Sarah Ayres, Steve Martin and Felicity Matthews,
Co-editors of Policy & Politics
New virtual issues from Policy & Politics:
Evidence in policymaking and the role of experts
During the current coronavirus global health crisis, we reflect on the lessons learned in policy response terms from our most recent published research featuring crises in a range of diverse environments.
In our first article, Rhetoric and doctrines of policy over- and underreactions in times of crisis, Moshe Maor explores the concept of disproportionate policy response, including over and under-reaction. Most studies that address this topic conclude that disproportionate responses are unintentional. However, Maor shows how achieving a policy goal ‘at any cost’ can lead to intentional policy over-reactions. This strategy can go hand-in-hand with the desire to deliberately cognitively and emotionally overwhelm the target audience and, in some instances, the general public as well, as with Donald Trump’s immigration ban. So, in summary, in place of normative conceptions of policy analysis which places goal attainment centre stage, Maor advocates a more nuanced analysis of disproportionate and intentional policy responses, applicable to many current populist environments.
In the next article, Rethinking wicked problems as political problems and policy problems, Allan McConnell focuses on so-called ‘wicked’ policy problems, i.e. long-running intractable problems such as climate change, homelessness, child protection, illicit drug use, human trafficking, which threaten to escalate into crises. In his rethinking of these wicked problems, McConnell develops the argument that they present two interrelated sets of challenges for governments: political problems and policy problems. In turn, he identifies three broad strategic approaches that can be taken by political elites, from the radical overhaul of governance arrangements and policies to address wicked problems and their deeper causes, to more tokenistic measures that focus on mitigating adverse symptoms but which have political value in cultivating the perception that government is ‘doing something’. He concludes that, while crises can provide a catalyst for reform, ‘better’ governance and policymaking practices are required to successfully develop societal capacities to address wicked policy problems.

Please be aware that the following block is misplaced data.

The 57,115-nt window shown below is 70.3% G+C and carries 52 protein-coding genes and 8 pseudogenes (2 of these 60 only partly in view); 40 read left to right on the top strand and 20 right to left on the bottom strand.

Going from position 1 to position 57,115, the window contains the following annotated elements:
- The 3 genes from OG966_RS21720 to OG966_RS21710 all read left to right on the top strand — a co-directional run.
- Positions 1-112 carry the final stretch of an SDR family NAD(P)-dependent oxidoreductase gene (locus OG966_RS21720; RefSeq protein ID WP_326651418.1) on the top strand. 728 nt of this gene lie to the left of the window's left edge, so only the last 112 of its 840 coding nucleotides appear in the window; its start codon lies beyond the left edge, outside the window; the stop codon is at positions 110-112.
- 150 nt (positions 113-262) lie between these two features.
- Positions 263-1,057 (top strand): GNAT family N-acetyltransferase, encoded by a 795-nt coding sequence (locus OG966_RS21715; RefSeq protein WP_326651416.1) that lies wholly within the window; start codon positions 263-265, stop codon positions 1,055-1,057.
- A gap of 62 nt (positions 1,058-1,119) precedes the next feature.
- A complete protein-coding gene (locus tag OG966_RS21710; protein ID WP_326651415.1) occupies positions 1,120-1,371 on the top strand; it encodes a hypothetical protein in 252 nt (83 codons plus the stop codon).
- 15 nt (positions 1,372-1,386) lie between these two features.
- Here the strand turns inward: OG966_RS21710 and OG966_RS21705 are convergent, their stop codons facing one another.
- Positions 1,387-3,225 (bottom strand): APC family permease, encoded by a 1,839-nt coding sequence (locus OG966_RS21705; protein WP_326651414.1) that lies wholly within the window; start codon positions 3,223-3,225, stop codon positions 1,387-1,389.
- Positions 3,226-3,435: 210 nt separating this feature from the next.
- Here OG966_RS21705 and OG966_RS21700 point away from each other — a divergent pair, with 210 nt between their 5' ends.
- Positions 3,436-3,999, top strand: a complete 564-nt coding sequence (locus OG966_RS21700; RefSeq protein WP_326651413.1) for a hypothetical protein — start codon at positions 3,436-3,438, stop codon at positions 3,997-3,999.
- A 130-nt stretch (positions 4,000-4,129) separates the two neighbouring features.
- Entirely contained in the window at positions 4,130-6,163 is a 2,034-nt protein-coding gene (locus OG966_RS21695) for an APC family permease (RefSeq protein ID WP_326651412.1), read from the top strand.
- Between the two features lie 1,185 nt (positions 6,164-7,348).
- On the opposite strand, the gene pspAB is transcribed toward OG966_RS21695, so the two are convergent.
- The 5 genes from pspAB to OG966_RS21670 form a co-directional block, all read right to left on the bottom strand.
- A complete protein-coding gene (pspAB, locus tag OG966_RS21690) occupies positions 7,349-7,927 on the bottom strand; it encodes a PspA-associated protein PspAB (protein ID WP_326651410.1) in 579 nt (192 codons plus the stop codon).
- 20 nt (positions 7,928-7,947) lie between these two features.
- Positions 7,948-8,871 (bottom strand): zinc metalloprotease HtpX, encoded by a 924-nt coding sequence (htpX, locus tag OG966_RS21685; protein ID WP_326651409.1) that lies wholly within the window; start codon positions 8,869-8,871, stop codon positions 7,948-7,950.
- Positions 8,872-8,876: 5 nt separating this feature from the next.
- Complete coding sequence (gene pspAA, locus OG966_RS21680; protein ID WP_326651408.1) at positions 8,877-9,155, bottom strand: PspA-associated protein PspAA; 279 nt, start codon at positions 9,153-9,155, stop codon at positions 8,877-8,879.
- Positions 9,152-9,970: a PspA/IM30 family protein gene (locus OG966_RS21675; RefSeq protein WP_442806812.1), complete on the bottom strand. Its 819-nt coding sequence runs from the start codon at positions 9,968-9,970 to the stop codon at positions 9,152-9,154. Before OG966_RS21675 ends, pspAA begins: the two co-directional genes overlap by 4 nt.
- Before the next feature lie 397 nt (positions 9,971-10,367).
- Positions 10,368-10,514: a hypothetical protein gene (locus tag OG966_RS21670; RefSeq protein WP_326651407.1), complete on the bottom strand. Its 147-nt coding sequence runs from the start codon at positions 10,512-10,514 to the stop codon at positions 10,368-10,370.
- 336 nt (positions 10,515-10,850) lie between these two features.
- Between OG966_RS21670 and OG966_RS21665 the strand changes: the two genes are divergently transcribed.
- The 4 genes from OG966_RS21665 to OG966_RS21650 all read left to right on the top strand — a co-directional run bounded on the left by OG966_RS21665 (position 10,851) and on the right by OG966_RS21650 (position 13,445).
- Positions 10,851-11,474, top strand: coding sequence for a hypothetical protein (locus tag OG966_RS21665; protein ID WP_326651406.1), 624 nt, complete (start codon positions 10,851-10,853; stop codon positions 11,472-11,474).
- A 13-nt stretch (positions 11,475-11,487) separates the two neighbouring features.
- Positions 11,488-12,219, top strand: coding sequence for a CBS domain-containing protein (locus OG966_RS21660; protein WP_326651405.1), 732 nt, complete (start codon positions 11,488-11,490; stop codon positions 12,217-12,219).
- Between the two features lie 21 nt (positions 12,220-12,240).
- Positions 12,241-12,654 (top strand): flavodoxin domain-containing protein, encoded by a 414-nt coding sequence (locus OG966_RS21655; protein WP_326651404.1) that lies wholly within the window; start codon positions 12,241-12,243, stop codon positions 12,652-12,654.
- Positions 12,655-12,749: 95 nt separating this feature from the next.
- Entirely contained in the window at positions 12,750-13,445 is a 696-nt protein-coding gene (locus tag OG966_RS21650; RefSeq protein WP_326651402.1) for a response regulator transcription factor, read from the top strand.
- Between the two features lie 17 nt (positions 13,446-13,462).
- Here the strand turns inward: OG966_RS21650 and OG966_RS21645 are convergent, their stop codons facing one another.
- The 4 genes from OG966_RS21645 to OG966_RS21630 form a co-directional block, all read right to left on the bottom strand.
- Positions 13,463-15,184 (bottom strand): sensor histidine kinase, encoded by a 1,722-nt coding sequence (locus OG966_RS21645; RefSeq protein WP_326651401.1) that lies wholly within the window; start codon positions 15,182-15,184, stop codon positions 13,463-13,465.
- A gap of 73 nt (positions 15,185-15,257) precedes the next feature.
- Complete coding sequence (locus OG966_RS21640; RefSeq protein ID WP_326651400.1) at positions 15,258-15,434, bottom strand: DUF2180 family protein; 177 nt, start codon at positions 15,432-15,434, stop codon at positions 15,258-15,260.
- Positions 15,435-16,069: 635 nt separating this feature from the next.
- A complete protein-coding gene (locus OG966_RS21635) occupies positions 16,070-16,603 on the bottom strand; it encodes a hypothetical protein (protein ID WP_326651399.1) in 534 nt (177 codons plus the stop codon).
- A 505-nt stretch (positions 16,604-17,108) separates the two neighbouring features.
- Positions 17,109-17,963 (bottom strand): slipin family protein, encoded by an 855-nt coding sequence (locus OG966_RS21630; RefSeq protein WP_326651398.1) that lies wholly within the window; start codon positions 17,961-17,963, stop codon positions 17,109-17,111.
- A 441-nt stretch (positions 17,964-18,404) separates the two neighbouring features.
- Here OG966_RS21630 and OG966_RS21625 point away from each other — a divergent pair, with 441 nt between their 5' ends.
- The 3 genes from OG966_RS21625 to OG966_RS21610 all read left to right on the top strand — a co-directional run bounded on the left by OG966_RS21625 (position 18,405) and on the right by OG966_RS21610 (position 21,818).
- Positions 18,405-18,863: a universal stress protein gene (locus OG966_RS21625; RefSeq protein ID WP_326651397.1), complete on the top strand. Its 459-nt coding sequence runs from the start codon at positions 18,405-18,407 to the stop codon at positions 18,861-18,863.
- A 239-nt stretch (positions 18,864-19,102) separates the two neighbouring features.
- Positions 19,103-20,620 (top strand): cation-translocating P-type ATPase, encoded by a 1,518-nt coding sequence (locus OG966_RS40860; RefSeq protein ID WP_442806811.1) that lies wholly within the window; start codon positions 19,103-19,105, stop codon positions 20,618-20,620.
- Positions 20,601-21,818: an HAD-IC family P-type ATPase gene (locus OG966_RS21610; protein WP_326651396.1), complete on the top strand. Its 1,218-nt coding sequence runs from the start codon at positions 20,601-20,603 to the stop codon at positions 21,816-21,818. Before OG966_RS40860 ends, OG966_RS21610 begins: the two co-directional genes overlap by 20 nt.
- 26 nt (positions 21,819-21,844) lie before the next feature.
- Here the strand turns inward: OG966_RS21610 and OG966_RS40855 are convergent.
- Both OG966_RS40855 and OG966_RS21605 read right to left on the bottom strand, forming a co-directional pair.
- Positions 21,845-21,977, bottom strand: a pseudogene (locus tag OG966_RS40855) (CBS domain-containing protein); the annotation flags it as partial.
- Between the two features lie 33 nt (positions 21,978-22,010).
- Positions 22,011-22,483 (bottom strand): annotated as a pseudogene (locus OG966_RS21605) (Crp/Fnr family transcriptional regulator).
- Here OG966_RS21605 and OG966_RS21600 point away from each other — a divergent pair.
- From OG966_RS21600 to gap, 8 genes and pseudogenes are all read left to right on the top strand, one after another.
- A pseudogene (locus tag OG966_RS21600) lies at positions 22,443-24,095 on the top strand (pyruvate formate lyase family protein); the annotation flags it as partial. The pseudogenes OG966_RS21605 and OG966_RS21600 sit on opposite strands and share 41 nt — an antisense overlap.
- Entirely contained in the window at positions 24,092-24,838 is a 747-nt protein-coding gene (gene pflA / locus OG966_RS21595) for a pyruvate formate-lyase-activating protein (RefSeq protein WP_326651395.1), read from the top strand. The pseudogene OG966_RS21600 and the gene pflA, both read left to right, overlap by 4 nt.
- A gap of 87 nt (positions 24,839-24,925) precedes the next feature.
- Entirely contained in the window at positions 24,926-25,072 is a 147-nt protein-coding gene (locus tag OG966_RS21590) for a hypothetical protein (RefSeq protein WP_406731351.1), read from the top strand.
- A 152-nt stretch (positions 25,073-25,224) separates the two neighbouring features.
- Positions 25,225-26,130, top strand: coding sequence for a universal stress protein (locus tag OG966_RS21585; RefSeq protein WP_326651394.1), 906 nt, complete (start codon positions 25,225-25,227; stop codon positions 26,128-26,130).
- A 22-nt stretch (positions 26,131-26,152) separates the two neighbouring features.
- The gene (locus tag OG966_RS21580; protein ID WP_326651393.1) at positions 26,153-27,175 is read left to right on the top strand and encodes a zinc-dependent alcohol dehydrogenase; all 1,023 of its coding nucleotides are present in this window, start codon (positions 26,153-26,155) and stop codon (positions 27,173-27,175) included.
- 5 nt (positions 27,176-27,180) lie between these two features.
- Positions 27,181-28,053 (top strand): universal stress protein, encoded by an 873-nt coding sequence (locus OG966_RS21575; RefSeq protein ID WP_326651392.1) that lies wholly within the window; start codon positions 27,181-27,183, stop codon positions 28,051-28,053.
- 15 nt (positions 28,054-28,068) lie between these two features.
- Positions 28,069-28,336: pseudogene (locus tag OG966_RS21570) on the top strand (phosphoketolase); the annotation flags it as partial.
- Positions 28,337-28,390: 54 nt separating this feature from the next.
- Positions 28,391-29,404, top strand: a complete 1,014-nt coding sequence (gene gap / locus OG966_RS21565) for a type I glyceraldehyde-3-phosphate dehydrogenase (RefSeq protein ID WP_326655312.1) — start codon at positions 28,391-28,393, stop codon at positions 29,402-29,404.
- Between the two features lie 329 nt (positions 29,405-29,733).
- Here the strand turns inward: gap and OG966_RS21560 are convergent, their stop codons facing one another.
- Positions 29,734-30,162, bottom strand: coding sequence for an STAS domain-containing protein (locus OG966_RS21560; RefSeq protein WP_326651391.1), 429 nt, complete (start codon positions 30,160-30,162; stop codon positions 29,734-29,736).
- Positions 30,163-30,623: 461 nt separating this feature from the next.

Finally, in our last article, The effects of economic crises on participatory democracy, Pau Alarcόn and colleagues, ask ‘”when austerity knocks, what happens to public participation?” As their title suggests, they examine the impact of the economic crisis and resulting austerity measures on citizen participation, paying particular attention to the nature of proposals that emerge from local participatory processes, and their fate. Drawing on data from local participatory processes in Spain, they show that citizens adapt their demands, suggesting less expensive proposals during times of austerity as well as more innovative solutions for addressing local problems. In turn, they show that while politicians implement fewer of the proposals they receive during an economic crisis, cherry picking those they receive more carefully, they too tend to favour those that are less costly.
All of the articles featured in this blog are listed below and are free to download from Thursday 7 May until Thursday 14 May 2020:
Rhetoric and doctrines of policy over- and underreactions in times of crisis
Rethinking wicked problems as political problems and policy problems
The effects of economic crises on participatory democracy
If you enjoyed this blog post, you may also be interested to read:
Depoliticising austerity: narratives of the Portuguese debt crisis 2011–15
The lessons of policy learning: types, triggers, hindrances and pathologies [Open Access]